Lønbro, Simon7; Dalgas, Ulrik8; Primdahl, Hanne9; Johansen, Jørgen4; Nielsen, Jakob Lindberg5; Aagaard, Per5; Hermann, Anne Pernille6; Overgaard, Jens7; Overgaard, Kristian8
1 Department of Clinical Medicine - Department of Experimental Clinical Oncology, Department of Clinical Medicine, Health, Aarhus University2 Department of Public Health - Sport Science, Department of Public Health, Health, Aarhus University3 Department of Clinical Medicine - The Department of Oncology, Department of Clinical Medicine, Health, Aarhus University4 Department of Oncology, Odense University Hospital, Odense5 Institute of Sports Science and Clinical Biomechanics, SDU Muscle Research Cluster (SMRC) , University of Southern Denmark6 Dept. of Endocrinology, Odense University Hospital7 Department of Clinical Medicine - Department of Experimental Clinical Oncology, Department of Clinical Medicine, Health, Aarhus University8 Department of Public Health - Sport Science, Department of Public Health, Health, Aarhus University9 Department of Clinical Medicine - The Department of Oncology, Department of Clinical Medicine, Health, Aarhus University
PURPOSE: The critical weight loss observed in head and neck squamous cell carcinoma (HNSCC) patients following radiotherapy is mainly due to loss of lean body mass. This is associated with decreases in muscle strength, functional performance and Quality of Life (QoL). The present study investigated the effect of progressive resistance training (PRT) on lean body mass, muscle strength and functional performance in HNSCC patients following radiotherapy. PATIENTS AND METHODS: Following radiotherapy HNSCC patients were randomized into two groups: Early Exercise (EE, n=20) initiated 12weeks of PRT followed by 12weeks of self-chosen physical activity. Delayed Exercise (DE, n=21) initiated 12weeks of self-chosen physical activity followed by 12weeks of PRT. Lean body mass, muscle strength, functional performance and QoL were evaluated at baseline and after week 12 and 24. RESULTS: In the first 12weeks lean body mass increased by 4.3% in EE after PRT and in the last 12weeks by 4.2% in DE after PRT. These increases were significantly larger than the changes after self-chosen physical activity (p⩽0.005). Regardless of PRT start-up time, the odds ratio of increasing lean body mass by more than 4% after PRT was 6.26 (p<0.05). PRT significantly increased muscle strength, whereas functional performance increased significantly more than after self-chosen physical activity only after delayed onset of PRT. Overall QoL improved significantly more in EE than DE from baseline to week 12. CONCLUSION: PRT effectively increased lean body mass and muscle strength in HNSCC patients following radiotherapy, irrespectively of early or delayed start-up.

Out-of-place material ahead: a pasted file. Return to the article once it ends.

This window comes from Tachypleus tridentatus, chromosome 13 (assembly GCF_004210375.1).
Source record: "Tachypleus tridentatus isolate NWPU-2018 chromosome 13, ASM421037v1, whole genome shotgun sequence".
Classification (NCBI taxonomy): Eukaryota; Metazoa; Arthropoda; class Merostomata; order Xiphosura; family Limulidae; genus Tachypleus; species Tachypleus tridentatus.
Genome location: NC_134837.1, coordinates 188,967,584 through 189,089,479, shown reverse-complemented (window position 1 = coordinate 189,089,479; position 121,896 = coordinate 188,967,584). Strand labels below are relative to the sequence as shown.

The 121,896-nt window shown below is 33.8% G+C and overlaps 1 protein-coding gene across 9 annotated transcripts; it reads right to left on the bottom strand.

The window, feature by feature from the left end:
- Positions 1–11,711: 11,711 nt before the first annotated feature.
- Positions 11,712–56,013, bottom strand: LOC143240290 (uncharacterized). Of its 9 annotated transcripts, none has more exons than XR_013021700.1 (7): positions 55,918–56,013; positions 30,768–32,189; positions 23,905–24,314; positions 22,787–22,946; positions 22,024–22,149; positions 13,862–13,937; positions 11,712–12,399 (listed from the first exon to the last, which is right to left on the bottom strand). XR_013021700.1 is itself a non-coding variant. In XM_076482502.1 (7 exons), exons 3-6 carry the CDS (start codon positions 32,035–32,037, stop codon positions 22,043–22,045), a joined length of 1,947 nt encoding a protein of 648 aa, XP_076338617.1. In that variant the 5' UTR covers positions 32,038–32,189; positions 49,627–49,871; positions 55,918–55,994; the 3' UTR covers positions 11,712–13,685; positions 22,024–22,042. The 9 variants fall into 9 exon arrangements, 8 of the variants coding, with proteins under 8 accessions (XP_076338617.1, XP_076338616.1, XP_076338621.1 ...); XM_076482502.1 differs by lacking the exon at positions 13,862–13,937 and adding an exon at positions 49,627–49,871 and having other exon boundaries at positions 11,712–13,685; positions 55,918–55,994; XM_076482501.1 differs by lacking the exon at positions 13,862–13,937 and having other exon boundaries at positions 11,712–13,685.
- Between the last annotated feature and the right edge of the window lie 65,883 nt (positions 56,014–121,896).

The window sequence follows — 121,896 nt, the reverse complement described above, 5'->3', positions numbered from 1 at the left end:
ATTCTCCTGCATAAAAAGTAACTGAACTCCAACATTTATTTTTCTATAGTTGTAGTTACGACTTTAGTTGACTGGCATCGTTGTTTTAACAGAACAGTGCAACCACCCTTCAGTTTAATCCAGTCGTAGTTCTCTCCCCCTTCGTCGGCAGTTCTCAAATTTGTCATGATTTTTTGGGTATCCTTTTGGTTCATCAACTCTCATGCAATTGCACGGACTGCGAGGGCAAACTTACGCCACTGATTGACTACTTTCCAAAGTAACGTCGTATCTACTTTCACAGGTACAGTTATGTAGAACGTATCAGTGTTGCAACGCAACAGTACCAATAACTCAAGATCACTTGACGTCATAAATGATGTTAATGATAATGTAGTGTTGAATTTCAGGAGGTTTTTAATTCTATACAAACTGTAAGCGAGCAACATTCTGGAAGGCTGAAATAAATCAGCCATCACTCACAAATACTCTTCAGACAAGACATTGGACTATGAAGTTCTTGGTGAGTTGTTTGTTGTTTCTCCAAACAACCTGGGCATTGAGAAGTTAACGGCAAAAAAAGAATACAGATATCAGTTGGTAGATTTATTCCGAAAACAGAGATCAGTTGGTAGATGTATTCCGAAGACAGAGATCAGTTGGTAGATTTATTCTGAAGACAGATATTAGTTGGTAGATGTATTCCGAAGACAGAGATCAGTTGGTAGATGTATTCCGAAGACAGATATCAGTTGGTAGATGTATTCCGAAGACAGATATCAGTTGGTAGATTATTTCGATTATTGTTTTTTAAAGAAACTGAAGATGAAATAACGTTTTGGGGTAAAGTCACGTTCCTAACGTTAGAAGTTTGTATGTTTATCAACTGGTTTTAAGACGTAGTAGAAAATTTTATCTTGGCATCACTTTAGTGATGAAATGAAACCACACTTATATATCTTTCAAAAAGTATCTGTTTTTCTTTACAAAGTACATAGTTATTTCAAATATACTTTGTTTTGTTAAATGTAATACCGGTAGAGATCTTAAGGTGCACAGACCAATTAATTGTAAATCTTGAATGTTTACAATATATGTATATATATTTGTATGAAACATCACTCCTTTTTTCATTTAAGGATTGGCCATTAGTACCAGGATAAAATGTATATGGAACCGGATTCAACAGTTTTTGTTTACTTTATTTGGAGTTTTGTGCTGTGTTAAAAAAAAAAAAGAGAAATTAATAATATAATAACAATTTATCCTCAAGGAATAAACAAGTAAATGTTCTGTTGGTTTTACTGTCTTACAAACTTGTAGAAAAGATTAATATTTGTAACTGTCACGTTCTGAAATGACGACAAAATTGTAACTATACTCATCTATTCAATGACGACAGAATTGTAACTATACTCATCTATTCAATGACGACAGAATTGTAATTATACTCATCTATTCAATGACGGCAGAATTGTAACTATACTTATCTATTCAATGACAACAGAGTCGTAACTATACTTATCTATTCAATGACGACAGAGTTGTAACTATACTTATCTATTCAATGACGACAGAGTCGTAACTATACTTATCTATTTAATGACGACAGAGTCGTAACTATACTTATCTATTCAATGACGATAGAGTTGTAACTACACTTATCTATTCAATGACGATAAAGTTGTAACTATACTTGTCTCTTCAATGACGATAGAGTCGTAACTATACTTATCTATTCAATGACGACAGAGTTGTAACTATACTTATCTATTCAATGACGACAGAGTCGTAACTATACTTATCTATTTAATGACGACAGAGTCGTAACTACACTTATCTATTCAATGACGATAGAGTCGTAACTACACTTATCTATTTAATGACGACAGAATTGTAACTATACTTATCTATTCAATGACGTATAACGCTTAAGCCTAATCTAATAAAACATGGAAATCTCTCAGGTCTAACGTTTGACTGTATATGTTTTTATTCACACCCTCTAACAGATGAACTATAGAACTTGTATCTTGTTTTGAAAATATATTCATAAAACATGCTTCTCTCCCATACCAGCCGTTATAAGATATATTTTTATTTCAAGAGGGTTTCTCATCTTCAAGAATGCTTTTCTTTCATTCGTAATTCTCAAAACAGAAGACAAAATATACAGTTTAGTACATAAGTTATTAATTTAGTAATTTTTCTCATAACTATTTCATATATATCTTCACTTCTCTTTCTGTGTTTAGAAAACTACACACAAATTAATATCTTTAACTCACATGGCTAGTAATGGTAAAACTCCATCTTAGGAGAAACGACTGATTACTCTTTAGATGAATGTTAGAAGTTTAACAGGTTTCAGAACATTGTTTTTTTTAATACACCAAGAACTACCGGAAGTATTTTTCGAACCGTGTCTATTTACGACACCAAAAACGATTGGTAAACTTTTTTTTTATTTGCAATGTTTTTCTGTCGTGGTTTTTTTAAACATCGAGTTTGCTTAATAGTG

Radiotherapy and Oncology, 2013, Vol 108, Issue 2, p. 314-319
Exercise; Head and neck cancer; Muscle function; Muscle mass